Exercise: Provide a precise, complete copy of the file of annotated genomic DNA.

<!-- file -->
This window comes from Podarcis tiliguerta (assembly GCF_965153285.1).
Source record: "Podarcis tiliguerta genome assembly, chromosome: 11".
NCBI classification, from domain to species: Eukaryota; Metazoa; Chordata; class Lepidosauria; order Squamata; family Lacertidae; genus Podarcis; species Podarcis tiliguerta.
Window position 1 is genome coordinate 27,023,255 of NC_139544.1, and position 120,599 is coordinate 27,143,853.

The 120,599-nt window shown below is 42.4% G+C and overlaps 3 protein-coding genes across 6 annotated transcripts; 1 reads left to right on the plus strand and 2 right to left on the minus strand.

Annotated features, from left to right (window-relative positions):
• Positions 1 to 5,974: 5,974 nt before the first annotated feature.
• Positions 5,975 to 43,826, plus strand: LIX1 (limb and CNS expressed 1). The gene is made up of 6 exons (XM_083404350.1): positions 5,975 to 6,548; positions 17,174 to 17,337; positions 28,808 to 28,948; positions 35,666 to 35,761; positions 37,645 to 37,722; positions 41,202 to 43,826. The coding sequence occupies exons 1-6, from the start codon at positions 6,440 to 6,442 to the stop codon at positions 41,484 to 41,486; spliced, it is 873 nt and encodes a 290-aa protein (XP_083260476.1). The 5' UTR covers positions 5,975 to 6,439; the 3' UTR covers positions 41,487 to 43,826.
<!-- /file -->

This window comes from Podarcis tiliguerta (assembly GCF_965153285.1).
Source record: "Podarcis tiliguerta genome assembly, chromosome: 11".
NCBI classification, from domain to species: Eukaryota; Metazoa; Chordata; class Lepidosauria; order Squamata; family Lacertidae; genus Podarcis; species Podarcis tiliguerta.
Window position 1 is genome coordinate 27,023,255 of NC_139544.1, and position 120,599 is coordinate 27,143,853.

The 120,599-nt window shown below is 42.4% G+C and overlaps 3 protein-coding genes across 6 annotated transcripts; 1 reads left to right on the plus strand and 2 right to left on the minus strand.

Annotated features, from left to right (window-relative positions):
• Positions 1 to 5,974: 5,974 nt before the first annotated feature.
• Positions 5,975 to 43,826, plus strand: LIX1 (limb and CNS expressed 1). The gene is made up of 6 exons (XM_083404350.1): positions 5,975 to 6,548; positions 17,174 to 17,337; positions 28,808 to 28,948; positions 35,666 to 35,761; positions 37,645 to 37,722; positions 41,202 to 43,826. The coding sequence occupies exons 1-6, from the start codon at positions 6,440 to 6,442 to the stop codon at positions 41,484 to 41,486; spliced, it is 873 nt and encodes a 290-aa protein (XP_083260476.1). The 5' UTR covers positions 5,975 to 6,439; the 3' UTR covers positions 41,487 to 43,826.